Some days are better than others

Some days are better than others

A guest blog by David Caprera

We got to bed in New Smyrna Beach about 2am Wednesday morning (our flight landed about midnight in Orlando).  I went out fishing in my kayak Wednesday afternoon, saw three fish, caught none, lost interest, played 9 year old kid at the frog pond and came back with three crabs, six dog whelk, one horse conch, and seven oysters (one was a mudder.)

Pulling the kayak out I wrenched my back.  Bad.  It was a four Ibuprophin, two martini, back ache.  I woke up this morning and could not even roll out of bed.  (In our bathroom, the toilet paper is on the opposite wall… Too much information, but I digress.)

It was a drop dead gorgeous day.  I got up, sat on the dock, drank my coffee.  At eleven, my back was feeling a bit better.  I ran for 36 minutes on the beach, REAL SLOW. It loosened up.  I had lunch.  At 1:30, I could not stand it anymore, and in some discomfort, dragged the kayak to the ramp and set off.

I went to Raccoon Bay, my closest spot.  Visibility was good, but no fish. I continued west, poled a mile of shore and still not a single sighting.  I crossed the cut to the Redfish Motel (the redfish get in but they never leave – kinda like Hotel California.) It was 3:30, calm and clear.  Poling down the west side, 50 yards ahead, I see a splash.  Probably a mullet.  Another splash, more like a tail.  I cross.

And there they are.  Two beautiful copper torpedoes, cruising ten feet off the bank, not too fast but with purpose.  I position the kayak about 60 feet from them and cast a crab fly ten feet in front of their path.  Stop.  Bump.  Bump.  Strike.  Charge.  Fish on.

Nice redfish.  The reel clicks whir. (I don’t use Abels anymore because I love the sound.) Now he is towing the kayak.  It is a fucking sleigh ride. In my delirium I start singing, “Rudolph the red nose redfish, had a very shiny nose.” Easter weekend no less.  It has been a tough couple of months, fishing wise.  It felt good, primeval, to feel the pull at the other end. My backache is cured.  (Later I determine the cure is temporary.)

“And if you ever saw him, you would say it really glows.” You can sing along the rest.  In my euphoria, the only word I changed was “redfish” for “reindeer.”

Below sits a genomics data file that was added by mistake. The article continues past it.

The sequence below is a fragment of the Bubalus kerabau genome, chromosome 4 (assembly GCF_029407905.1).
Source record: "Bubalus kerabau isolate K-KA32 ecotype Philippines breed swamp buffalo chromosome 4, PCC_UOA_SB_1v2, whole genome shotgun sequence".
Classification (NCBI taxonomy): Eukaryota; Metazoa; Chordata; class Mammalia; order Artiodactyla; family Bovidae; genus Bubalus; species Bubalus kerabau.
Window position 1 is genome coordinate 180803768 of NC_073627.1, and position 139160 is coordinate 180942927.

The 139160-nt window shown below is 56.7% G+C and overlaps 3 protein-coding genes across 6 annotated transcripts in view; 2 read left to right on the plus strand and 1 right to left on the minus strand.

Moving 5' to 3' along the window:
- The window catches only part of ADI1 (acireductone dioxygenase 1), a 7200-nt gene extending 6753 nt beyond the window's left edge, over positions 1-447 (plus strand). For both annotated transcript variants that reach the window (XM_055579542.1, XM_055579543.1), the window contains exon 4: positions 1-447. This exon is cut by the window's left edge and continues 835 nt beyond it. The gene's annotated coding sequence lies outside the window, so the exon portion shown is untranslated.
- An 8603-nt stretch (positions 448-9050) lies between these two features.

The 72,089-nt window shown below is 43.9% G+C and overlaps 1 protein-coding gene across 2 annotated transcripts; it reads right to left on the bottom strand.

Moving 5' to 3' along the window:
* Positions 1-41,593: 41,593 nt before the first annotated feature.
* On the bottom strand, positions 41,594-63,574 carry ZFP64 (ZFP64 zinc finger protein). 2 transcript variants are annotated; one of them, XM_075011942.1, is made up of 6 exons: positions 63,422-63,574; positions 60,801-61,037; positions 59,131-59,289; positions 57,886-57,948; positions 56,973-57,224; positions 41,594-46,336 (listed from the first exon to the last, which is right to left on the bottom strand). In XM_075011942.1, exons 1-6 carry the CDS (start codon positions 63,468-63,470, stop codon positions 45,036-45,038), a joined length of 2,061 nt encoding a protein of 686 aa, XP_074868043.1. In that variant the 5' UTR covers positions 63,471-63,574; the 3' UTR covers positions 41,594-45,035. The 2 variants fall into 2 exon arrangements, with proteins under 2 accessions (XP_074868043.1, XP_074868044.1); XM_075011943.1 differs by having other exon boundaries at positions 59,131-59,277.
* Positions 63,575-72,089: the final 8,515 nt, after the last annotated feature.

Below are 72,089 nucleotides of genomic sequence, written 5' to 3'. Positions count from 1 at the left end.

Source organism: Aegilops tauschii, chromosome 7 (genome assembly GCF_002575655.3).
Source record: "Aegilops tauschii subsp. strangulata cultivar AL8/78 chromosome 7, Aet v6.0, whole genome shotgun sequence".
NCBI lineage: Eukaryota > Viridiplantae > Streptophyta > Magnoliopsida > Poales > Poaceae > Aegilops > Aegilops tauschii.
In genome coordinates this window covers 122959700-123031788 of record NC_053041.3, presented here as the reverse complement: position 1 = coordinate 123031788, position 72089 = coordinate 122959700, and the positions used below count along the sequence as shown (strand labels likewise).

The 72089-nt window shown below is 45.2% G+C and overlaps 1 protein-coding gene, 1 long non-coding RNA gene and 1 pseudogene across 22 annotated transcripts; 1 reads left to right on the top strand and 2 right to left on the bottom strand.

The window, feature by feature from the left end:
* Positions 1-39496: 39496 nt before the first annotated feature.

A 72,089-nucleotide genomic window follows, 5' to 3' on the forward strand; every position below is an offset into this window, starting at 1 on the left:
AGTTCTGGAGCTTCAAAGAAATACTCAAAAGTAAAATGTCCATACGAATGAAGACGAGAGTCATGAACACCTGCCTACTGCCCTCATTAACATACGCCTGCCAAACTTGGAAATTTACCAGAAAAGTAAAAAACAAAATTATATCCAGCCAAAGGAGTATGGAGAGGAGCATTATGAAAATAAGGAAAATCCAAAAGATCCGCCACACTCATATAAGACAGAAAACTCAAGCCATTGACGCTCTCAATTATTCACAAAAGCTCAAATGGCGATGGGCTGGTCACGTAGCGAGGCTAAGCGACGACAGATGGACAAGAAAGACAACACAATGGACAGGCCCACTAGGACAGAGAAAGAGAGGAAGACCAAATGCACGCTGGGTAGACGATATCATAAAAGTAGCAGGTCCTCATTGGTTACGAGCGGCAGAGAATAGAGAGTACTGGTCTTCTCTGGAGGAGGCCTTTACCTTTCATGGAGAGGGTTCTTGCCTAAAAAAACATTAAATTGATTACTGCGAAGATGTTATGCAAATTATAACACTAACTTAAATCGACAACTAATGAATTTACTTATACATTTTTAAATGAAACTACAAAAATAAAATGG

I get the redfish close to the kayak and try to grab the leader.  I fail to hold on.  But that makes it an “official catch.” (I have questioned this.  I picture a poor, subsistence fisherman living in a debt laden country, say Greece, coming home.  “Boy, we are going to eat well tonight.  I caught three fish.” “Where are they dad?” “Well I didn’t actually put them in the boat but I touched the leader.  Doesn’t that count?”)

But the redfish stayed hooked and I did bring it to the boat.  It measured 26 inches. It was hooked in the lip and with a bit of wiggling the hook came free.  I grabbed the fish’s tail and it swam away.

Guides say that ” practice casting makes you a better fisherman.” I will tell you what makes you a better fisherman, “catching fish.” I had been fishing lethargically, with little effort.  Catch a fish and now you are charged.  Let’s go find another one.  I had two more shots this afternoon.  I failed with both but the sight was good and the casts were crisp. One was in deeper water and I lost sight of the fish, the other was weird in that the cast was good but I think he may have sensed my presence and ignored the fly.

It is 7 pm, I have taken my vodka and vermouth back medicine, and a beautiful sunset is commencing. Some days are better than others.

David Caprera is a talented writer who writes entertaining stories about catching, and not catching, fish with fly tackle. He splits his time between New Smyrna Beach and Denver.

All content in this article, including writing and photos, copyright John Kumiski 2015. All rights are reserved.